Space System Design Competition: Engineers Solving Real World Problems

“If I had an hour to solve a problem, I'd spend 55 minutes thinking about the problem and 5 minutes thinking about solutions.” - Albert Einstein

Do you enjoy solving puzzles? Can you think of interesting designs for a solution? Are you the type of person who needs to find the answer to a problem? If so, the University of Minnesota Space System Design Competition (UMN SSDC) could be a good fit for you!

The UMN SSDC team competes in the annual American Institute of Aeronautics and Astronautics (AIAA) design competition. Each year, AIAA publishes a request for proposal, asking teams across the country to propose a solution to a unique engineering problem related to NASAs current objectives in space. The team then spends the academic year doing research and developing unique design solutions in areas such as astronaut survival, structural design of Lunar bases, and Martian sample collection. A comprehensive paper is written at the end of the year detailing the proposed solution to the problem. Several of the competitions allow students to perform theoretical work and gain real-world insight into the design process. Whether students are designing an aircraft, engine, or space vehicle, they will go through all of the primary design steps involved in determining a solution to a Request for Proposal (RFP). This includes determining a hypothetical solution, testing the hypothesis, evaluating its effectiveness, possibly doing cost analysis, and finally preparing a report that will be submitted in response to the RFP. These responses are reviewed by experts in the field who will provide constructive responses to the students. Cash prizes are awarded to the winners by the AIAA Foundation.


This undergraduate team consists of (but is not limited to) approximately 12 members and is a subgroup of UMN AIAA Student Chapter. They work in part with AEM Professor Yohannes Ketema who is the faculty advisor for the AIAA Student Chapter. The team gathers once a week to share information, update goals, and develop new ideas. As the deadline for the paper approaches, subteam leads may often host more meetings as necessary in order to meet that deadline. The final report is no longer than 100 pages, double-spaced in 10-point Times New Roman font including charts, figures, photos, graphs, and references.

Team members also have the chance to socialize and make connections at UMN AIAA’s many events. Some previous events include Trivia Night, Root Bear Float Social, and working a booth at the Minnesota State Fair.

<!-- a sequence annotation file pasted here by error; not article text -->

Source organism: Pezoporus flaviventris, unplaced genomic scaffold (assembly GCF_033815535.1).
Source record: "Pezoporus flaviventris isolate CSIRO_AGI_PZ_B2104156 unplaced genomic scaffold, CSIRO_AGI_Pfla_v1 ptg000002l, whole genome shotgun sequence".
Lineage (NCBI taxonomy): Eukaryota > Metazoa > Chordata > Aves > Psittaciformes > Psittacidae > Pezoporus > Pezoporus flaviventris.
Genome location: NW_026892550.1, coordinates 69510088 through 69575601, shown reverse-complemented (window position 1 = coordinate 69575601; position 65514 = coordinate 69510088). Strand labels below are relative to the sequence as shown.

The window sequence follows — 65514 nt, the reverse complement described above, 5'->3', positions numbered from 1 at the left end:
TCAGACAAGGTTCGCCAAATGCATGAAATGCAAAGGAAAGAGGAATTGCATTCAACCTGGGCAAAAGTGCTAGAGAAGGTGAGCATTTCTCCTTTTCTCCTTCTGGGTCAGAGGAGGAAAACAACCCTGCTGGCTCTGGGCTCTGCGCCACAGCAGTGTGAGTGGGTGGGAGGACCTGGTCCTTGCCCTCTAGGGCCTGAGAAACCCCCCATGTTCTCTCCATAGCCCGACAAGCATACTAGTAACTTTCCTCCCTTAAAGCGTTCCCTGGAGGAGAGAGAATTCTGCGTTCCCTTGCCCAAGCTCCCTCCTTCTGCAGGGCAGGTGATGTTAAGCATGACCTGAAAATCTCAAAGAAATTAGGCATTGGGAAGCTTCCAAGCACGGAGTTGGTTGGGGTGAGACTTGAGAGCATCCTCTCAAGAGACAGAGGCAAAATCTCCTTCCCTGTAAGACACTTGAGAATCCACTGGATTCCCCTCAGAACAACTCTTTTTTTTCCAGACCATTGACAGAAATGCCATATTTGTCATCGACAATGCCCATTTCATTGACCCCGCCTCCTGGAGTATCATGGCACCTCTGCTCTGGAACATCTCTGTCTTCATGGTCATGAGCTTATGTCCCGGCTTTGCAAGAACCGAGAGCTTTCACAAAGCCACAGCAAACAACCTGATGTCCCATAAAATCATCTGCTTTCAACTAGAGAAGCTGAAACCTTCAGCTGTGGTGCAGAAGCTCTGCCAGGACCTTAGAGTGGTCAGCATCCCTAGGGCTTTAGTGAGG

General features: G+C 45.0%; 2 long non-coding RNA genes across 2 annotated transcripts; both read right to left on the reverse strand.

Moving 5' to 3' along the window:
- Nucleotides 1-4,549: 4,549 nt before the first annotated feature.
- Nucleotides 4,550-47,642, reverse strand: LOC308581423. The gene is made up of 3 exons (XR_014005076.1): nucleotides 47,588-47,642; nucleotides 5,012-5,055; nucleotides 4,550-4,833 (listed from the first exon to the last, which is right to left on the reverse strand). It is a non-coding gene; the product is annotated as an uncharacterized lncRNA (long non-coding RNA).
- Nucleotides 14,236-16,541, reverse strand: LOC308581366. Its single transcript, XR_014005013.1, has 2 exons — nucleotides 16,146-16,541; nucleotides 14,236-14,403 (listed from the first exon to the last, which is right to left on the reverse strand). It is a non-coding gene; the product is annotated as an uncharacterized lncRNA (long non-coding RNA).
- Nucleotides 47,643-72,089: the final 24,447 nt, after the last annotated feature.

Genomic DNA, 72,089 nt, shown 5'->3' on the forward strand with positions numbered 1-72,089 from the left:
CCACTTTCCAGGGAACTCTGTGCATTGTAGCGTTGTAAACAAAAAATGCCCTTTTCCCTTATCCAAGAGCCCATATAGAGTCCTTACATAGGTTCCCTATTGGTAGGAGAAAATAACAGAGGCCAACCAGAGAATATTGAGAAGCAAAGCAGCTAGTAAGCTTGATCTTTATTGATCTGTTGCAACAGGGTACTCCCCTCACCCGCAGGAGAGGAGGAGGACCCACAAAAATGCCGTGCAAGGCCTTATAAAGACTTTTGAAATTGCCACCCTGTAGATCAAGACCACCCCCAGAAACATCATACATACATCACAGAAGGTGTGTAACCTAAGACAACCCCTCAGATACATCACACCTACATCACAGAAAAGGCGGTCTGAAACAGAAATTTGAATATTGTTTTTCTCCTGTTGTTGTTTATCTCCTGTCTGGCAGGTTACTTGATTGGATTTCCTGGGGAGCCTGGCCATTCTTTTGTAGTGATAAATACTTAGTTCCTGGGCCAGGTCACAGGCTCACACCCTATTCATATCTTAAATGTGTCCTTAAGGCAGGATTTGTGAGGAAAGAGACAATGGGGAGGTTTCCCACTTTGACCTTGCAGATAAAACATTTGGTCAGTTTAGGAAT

Due to the many components of each project, the SSDC team divides into subteams depending on the nature of the challenge proposed that year. Some notable and frequently occurring subteams are featured and described below:

Structures develops, in short, the structure of the object. When a large-scale object with many components needs to be designed, such as a spacecraft or base, this team is responsible for the structure. This involves designing components such as chassis, rover drive trains, or compartments for bases.

Life Support focus on things like water reclamation systems, oxygenators, food supply, and other important systems for sustaining life in the harsh environment outside of Earth. If there’s an astronaut on the mission, that means there’s an entire team whose sole job is to keep them alive.

Mission Delivery is responsible for decisions such as rocket choice, payload mass constraints, and orbital determinations. While much of the team focuses on what to do once they reach their destination in space, someone has to make sure they get there properly.

Keeping the lights on is only a small part of what Power Systems does. Developing a power budget, harvesting energy from reliable sources, and maximizing the efficiency of each system to waste as little energy as possible are all important jobs for this division.

Propulsion focuses on moving across the vastness of space. Often working closely with Mission Delivery, if rocket engines are your thing, this team will give you the chance to use cutting edge technology and research in that field.

While there are other teams that appear during certain challenges and not every sub team appears each year, this list provides a good overview of what to expect from year to year in SSDC. It is also important to note that, while the team divides into these groups, they still work together regularly and operate as a single team. Members will not be part of an isolated subteam.


Last year’s competition involved designing a Mars Rover responsible for collecting ice core samples from the Martian surface and returning them to Earth. The year prior, it was the development of a Lunar base which served as a forward base for future NASA operations on the Moon and a possible staging area for an expedition to Mars. These competitions offer a great opportunity for students to participate in a simulated real-world problem, gaining experience and receiving useful and constructive feedback from technical experts who sit on AIAA Technical Committees.

If you are interested in joining the Space System Design Competition and solving real world problems as an engineer, contact